Macmillan Prize for Illustration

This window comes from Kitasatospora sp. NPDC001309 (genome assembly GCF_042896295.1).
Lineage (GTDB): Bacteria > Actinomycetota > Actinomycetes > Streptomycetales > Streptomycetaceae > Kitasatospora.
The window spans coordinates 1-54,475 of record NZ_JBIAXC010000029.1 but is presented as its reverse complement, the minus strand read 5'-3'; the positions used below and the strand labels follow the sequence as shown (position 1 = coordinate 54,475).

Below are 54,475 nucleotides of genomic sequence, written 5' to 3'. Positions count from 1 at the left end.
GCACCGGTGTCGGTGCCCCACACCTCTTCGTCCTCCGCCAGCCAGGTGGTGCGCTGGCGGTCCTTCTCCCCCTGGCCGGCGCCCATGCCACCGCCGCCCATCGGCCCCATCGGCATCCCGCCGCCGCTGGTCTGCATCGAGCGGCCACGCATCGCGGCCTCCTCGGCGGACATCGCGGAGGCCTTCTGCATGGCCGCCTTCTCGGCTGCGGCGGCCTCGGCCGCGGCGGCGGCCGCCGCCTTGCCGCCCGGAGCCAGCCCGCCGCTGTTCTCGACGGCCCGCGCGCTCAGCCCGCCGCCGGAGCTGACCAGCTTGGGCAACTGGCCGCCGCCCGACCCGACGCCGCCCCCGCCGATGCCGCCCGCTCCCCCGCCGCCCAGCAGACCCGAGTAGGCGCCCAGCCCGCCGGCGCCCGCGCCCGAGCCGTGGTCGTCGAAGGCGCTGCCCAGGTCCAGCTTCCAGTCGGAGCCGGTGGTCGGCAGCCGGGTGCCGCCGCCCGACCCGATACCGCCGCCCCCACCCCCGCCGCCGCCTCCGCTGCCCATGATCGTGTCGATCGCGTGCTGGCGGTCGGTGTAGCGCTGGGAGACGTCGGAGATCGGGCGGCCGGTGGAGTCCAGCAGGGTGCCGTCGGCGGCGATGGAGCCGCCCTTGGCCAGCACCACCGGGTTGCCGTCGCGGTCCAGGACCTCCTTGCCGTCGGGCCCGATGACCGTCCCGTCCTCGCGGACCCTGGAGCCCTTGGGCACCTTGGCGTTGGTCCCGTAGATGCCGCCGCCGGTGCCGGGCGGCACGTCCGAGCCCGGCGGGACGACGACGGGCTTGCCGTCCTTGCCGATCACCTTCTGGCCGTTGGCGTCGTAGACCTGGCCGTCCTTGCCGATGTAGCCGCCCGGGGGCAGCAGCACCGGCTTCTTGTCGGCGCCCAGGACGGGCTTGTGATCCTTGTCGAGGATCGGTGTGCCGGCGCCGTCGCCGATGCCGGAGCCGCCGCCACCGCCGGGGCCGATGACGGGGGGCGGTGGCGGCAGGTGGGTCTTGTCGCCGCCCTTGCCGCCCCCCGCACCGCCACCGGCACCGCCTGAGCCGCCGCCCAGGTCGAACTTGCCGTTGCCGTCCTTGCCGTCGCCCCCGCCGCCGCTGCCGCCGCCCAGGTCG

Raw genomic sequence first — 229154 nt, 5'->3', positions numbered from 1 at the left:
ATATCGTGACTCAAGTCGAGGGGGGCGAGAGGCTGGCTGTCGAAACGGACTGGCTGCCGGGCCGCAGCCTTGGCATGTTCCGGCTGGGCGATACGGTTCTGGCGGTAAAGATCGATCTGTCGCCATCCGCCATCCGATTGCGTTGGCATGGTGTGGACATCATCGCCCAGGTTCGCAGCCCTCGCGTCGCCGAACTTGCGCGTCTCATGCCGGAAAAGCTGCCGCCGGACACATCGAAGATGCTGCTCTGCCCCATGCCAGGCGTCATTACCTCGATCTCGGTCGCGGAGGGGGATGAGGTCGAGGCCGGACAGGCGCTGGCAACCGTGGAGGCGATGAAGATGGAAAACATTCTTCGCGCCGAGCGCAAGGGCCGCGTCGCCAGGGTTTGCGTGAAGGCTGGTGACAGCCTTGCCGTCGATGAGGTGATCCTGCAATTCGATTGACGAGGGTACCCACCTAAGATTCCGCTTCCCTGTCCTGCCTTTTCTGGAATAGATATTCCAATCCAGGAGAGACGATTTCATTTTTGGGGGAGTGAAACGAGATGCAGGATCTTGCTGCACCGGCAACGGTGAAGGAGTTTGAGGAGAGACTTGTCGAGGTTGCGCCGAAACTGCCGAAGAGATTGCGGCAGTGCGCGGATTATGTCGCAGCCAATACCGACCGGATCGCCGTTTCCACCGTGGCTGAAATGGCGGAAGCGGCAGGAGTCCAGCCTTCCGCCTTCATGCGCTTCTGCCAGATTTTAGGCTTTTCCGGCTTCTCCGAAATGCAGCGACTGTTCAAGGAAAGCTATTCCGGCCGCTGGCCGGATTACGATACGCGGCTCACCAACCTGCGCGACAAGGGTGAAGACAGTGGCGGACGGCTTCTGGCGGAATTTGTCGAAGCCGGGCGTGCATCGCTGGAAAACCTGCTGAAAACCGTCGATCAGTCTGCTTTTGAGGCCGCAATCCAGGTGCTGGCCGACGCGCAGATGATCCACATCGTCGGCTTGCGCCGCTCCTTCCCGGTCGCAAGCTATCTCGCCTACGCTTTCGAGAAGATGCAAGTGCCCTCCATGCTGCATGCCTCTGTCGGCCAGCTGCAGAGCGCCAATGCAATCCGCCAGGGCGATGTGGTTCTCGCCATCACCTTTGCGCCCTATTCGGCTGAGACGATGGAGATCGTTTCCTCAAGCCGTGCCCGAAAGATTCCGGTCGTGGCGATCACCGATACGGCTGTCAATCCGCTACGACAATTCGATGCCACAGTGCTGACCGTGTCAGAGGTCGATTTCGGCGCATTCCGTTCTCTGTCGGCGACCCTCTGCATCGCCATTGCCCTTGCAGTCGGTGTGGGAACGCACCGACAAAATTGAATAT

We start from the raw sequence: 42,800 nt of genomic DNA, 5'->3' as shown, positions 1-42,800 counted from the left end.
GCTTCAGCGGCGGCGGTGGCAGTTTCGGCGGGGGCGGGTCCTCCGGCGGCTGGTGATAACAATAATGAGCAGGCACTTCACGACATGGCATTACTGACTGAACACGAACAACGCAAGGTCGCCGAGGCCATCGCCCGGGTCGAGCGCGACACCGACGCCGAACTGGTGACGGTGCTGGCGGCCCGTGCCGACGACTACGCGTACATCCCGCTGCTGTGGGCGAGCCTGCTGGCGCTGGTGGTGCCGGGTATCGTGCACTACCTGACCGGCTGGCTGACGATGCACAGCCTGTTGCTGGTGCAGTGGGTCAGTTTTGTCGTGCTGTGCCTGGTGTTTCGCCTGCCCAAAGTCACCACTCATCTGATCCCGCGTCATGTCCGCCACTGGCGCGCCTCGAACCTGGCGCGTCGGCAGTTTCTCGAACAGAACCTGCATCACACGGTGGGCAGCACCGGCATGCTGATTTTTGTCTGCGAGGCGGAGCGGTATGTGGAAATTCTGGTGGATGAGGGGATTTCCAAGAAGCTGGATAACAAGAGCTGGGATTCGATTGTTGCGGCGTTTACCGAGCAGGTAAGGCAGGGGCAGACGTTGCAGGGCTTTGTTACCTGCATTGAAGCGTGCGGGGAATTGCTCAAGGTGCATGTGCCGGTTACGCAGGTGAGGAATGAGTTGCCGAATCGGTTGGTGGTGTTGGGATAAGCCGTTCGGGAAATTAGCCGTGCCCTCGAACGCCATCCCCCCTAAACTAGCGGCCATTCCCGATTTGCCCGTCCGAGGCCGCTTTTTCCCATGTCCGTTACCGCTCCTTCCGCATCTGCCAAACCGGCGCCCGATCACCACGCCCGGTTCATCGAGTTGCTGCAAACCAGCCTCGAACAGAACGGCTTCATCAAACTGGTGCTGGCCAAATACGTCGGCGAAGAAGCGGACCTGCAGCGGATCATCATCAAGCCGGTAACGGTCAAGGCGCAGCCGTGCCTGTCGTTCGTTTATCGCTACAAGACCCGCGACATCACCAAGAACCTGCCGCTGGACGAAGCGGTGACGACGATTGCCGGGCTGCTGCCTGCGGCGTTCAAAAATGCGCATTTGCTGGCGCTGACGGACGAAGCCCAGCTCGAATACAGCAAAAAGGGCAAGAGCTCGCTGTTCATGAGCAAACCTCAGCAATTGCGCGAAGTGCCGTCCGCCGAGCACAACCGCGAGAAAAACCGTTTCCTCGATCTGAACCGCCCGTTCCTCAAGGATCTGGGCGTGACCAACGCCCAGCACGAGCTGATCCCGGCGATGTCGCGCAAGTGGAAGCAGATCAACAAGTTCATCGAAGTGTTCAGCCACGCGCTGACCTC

Celebrating 30 years of the Macmillan Prize for Illustration and announcing the winners of 2015 Macmillan Children’s Books is delighted to announce the winners of the Macmillan Prize for Illustration 2015. First prize has been awarded to Shu-Ti Liao from Anglia Ruskin University. The judges praised Liao’s “bold use of composition allied to a clever use of the page to tell her tale of an explorer’s Adventure at Night”. Anglia Ruskin students were also awarded second prize for Sarah Finan’s Yankee Doodle Stanley and joint- third prize for Silje Nilsen’s City Break. The third prize is shared with Yu Ying Chen’s Chair of Life, a student at Kingston University. Chair of Judges, Picture Books Art Director at Macmillan Children’s Books, Chris Inns, says: “With 245 submissions, once again the entries for the Macmillan Prize have shown there is a wealth of new talent out there showing a passion for illustration and storytelling. The winners all showed that they could weave words and images together elegantly to put their visions across.” Stephanie Barton, Publisher Under 6s at Macmillan Children’s Books, adds: “Today, more than ever, it is incumbent on us as a children’s publisher to nurture links with the specialist creative Arts Universities where new talent abounds; the Mac Prize, in its 30th year, is testament to Macmillan’s long term and unwavering commitment to that ideal.” Martin Salisbury, Professor of Illustration at Anglia Ruskin, says: “Our staff and students are passionate about picture books and the Macmillan Prize is a wonderful opportunity for them to have their work assessed by the industry.” The Macmillan Prize was established thirty years ago, in 1985, to stimulate new work from young illustrators in art schools, and to help them to take the first steps in their professional lives. This coveted award has discovered such talent as Sara Fanelli, Lucy Cousins, Emily Gravett, Catherine Rayner and Gemma Merino amongst many others. The Macmillan Prize also awards a prize to the entrant who shows the most promise as an illustrator of books for babies or very young children, awarded in memory of Poppy Cat creator Lara Jones. Mark Nicholas, also of Anglia Ruskin, won The Lara Jones Award for his entry Wellies has lost his boot.